A new study links benzodiazepines, a popular class of drugs used to treat anxiety and insomnia, with a increased risk of developing Alzheimer's. The study -- published today in the online journal The BJM -- found the correlation especially strong among long-term users.
During the large and long-term case-control study, a team of French and Canadian researchers -- from the University of Bordeaux and the University of Montreal -- looked at incidents of Alzheimer's among more than 1,796 patients in Quebec. These patients were then compared to 7,184 healthy Canadians matched for age, sex, and duration of follow-up.
They found that use of benzodiazepines, a large class that includes Xanax and Valium, for three months or longer was strongly correlated with an increased risk of developing Alzheimer's. Longer periods of drug use and using long-acting benzodiazepines rather than short-acting ones both increased the chance of Alzheimer's.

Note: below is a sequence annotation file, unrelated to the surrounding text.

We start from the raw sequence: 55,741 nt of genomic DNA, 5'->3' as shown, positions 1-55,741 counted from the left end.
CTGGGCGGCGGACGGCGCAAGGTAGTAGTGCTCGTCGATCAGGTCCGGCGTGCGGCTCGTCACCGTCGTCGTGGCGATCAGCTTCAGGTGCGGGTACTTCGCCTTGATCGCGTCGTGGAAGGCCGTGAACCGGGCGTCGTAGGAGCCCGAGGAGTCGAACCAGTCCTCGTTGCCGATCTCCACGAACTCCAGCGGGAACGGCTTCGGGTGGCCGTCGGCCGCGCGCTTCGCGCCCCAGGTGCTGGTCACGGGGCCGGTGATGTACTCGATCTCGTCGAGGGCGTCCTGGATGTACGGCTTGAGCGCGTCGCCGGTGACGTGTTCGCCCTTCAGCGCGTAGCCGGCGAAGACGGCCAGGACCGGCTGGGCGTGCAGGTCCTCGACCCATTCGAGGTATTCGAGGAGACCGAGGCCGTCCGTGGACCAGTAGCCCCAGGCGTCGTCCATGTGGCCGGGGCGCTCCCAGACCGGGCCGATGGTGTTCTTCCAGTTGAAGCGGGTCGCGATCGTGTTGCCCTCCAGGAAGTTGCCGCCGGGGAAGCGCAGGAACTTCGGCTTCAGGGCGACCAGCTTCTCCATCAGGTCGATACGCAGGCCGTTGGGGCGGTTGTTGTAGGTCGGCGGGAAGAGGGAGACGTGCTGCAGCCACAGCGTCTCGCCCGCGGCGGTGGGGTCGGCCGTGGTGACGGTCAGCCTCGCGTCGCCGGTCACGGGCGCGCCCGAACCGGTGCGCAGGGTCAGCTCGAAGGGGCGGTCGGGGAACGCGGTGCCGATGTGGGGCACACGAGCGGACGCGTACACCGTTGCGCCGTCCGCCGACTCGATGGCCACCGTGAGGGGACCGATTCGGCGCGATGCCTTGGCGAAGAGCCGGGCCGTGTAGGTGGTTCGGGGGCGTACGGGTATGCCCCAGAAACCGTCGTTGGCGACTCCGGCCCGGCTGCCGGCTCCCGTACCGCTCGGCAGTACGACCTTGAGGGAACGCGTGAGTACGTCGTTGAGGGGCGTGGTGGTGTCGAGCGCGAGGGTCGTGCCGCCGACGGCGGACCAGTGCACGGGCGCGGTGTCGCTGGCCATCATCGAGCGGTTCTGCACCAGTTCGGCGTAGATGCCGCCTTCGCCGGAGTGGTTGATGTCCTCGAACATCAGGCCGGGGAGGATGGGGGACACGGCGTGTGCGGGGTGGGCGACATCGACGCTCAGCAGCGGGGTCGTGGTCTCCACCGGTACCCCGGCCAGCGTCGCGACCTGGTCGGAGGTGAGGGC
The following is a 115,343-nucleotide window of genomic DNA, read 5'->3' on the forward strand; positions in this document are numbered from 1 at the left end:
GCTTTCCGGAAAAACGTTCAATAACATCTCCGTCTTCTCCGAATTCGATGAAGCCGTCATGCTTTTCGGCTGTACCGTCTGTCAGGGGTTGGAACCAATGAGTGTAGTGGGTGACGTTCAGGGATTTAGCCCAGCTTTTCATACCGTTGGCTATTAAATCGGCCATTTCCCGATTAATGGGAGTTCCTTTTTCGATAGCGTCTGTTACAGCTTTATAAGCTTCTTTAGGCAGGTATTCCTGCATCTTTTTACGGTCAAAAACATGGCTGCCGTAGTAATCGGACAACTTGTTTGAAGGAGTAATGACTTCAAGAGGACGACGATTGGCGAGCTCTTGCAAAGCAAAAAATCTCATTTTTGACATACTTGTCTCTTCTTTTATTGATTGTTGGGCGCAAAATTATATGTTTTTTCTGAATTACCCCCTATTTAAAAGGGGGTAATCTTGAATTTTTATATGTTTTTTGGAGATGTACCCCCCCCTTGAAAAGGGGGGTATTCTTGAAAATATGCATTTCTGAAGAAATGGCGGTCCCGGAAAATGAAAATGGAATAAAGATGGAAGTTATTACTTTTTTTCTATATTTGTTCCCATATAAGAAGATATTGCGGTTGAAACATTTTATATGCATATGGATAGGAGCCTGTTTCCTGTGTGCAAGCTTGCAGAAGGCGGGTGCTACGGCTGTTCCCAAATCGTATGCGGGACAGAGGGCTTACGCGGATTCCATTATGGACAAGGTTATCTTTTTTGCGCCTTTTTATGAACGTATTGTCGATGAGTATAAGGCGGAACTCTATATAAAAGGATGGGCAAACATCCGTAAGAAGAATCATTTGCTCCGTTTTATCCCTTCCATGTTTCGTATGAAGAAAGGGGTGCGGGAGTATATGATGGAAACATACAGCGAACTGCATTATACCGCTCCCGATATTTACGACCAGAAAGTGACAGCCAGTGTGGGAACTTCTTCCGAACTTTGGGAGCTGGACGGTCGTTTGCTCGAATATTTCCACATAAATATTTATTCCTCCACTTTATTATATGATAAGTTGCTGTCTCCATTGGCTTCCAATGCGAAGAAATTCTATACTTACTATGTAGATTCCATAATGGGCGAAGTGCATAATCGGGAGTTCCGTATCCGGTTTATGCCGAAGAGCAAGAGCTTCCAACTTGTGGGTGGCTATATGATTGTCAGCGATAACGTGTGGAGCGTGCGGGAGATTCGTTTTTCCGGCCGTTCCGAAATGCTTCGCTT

More than 36 million people around the world are currently dealing with the effects of Alzheimer's disease. That number is expected to triple by 2050.
In their paper, researchers wrote that though the link does not show causation, the fact that longer-term drug use heightened the risk of dementia "reinforces the suspicion of a possible direct association, even if benzodiazepine use might also be an early marker of a condition associated with an increased risk of dementia."
Benzodiazepines are "indisputably valuable tools for managing anxiety disorders and transient insomnia" the scientists wrote, but recommended that treatments "should be of short duration and not exceed three months."
In 2012, the American Geriatrics Society added benzodiazepines to its list of drugs they consider inappropriate for older adults, citing their association with unwanted cognitive side effects. But many older patients continue to be prescribed and continue to take these drugs.